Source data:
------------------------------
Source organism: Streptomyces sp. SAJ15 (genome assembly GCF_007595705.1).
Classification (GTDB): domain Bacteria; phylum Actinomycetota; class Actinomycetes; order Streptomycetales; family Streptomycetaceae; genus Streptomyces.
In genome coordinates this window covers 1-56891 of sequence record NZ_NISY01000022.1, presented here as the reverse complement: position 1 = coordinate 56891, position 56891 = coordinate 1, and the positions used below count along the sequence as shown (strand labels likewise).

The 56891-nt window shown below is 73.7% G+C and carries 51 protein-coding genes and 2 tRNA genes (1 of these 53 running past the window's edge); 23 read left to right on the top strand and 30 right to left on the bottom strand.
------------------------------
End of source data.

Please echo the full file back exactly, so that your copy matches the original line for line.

Source organism: Streptomyces sp. SAJ15 (genome assembly GCF_007595705.1).
Classification (GTDB): domain Bacteria; phylum Actinomycetota; class Actinomycetes; order Streptomycetales; family Streptomycetaceae; genus Streptomyces.
In genome coordinates this window covers 1-56891 of sequence record NZ_NISY01000022.1, presented here as the reverse complement: position 1 = coordinate 56891, position 56891 = coordinate 1, and the positions used below count along the sequence as shown (strand labels likewise).

The 56891-nt window shown below is 73.7% G+C and carries 51 protein-coding genes and 2 tRNA genes (1 of these 53 running past the window's edge); 23 read left to right on the top strand and 30 right to left on the bottom strand.